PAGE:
An analysis of intraday liquidity patterns in the dry bulk FFA market
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- Master Thesis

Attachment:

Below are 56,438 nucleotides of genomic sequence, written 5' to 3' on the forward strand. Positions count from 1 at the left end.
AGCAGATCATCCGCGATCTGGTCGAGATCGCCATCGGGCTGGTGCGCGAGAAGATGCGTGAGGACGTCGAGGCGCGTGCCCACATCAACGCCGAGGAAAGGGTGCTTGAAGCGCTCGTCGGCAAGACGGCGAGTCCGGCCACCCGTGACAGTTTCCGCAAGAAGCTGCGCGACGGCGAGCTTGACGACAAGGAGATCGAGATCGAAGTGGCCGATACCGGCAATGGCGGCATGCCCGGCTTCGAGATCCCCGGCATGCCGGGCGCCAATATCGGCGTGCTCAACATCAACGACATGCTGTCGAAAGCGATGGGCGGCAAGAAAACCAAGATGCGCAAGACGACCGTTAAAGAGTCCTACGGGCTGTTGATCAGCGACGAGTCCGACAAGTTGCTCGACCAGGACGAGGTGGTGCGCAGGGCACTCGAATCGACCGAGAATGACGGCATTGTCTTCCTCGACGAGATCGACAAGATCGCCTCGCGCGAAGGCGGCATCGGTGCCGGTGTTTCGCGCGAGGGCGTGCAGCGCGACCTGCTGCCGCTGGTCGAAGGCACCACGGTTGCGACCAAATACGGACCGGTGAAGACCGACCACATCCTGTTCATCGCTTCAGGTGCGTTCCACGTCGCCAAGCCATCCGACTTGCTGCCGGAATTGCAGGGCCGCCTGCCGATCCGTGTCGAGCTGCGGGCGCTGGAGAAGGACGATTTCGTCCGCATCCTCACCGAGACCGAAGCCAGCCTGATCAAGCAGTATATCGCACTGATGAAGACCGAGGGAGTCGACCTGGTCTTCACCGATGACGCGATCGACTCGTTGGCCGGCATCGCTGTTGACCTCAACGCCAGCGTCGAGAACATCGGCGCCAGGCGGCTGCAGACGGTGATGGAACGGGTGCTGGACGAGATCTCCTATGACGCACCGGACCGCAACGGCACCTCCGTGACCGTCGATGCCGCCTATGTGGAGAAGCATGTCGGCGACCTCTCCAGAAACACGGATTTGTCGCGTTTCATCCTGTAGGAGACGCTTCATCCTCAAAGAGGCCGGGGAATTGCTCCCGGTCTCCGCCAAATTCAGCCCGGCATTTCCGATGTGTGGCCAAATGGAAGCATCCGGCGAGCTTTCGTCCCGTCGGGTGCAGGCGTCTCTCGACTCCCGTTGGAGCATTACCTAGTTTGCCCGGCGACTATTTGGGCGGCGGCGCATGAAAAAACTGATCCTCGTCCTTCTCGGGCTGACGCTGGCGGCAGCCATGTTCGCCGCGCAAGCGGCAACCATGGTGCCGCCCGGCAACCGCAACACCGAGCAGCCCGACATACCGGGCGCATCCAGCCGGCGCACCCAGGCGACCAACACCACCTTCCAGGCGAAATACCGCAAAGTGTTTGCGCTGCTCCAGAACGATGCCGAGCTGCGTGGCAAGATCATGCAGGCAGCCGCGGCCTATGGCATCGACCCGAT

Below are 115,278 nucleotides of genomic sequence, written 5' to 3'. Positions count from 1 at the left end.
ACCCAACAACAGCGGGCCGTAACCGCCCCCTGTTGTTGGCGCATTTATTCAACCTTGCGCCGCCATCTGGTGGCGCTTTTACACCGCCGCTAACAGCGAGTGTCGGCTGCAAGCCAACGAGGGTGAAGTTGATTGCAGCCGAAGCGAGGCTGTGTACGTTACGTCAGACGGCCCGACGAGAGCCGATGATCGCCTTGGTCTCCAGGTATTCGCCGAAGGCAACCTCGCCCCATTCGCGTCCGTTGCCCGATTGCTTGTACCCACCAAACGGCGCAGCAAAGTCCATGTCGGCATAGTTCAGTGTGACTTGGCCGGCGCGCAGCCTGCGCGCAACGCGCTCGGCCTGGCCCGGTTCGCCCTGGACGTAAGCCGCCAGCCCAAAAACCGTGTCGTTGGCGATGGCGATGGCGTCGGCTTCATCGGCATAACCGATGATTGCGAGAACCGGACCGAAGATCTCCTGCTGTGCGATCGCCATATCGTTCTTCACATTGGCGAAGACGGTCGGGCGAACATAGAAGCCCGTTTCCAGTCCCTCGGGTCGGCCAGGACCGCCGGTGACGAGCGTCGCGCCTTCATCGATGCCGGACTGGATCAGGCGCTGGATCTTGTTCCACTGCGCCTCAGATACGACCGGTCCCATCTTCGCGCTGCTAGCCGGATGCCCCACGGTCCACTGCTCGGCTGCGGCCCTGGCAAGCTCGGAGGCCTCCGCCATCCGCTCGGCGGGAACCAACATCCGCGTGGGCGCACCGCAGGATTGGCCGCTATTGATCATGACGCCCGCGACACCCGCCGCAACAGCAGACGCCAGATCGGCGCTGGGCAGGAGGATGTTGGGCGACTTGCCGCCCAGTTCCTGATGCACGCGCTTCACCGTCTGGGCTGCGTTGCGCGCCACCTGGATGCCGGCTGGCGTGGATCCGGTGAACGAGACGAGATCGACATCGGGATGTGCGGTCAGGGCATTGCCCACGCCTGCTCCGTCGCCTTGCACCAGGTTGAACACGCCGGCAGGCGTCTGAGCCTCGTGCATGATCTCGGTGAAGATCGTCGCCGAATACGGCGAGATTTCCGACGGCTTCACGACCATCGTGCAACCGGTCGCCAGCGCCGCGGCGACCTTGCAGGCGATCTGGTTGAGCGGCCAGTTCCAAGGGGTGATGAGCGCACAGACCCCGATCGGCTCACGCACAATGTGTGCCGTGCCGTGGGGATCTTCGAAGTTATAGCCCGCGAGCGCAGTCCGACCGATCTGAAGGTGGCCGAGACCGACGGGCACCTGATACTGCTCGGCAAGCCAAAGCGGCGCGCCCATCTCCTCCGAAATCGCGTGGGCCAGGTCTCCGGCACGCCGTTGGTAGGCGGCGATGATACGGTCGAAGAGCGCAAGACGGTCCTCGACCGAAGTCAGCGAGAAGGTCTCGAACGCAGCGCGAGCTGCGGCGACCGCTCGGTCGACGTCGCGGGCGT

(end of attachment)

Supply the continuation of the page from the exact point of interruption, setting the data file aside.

This thesis investigates different liquidity measures in the dry bulk FFA market by analyzing intraday data of quarterly FFA contracts obtained from Braemar Atlantic Securities Limited. Through intraday data, we conduct analysis previously not accessible on FFA contracts. Due to the lack of previous research on the subject, this paper applies theory and literature from analysis with intraday data in stock markets. In addition, the paper uses theory and literature from previous research on the shipping market. We perform Ordinary Least Squared regressions on liquidity measures such as bid-ask spread, volatility, and volume, in addition to providing illustrations of possible patterns through average statistics in figures. We discover unexpected patterns throughout the day in regard to bid-ask spreads compared to stock markets. Bid-ask spreads follow a downward trend throughout the day for Capesize and Panamax contracts, while Supramax has some indication of bettering bid-ask spreads in later trading hours. The investigation of volatility provides evidence of contracts with longer time to expiration having less volatility than those with shorter maturities. Furthermore, volume has suggestions of fewer transactions at opening and closing compared to the rest of the day. In this paper, we try to find connections between information asymmetry and the different liquidity measures, using time-dummies at the publication of relevant indices. However, the findings are ambiguous, and we cannot justify the interpretations. However, there is a suggestion of bettering BAS values as information flows to the market. We believe that conducting such an analysis can benefit hedgers, brokers, clearing houses, investors, and other participants in the dry bulk shipping market, as liquidity in many ways is connected to transaction costs and risk management. Followingly, identifying liquidity patterns in the FFA market would be of benefit to market participants. We hope that our thesis will be of inspiration to future studies.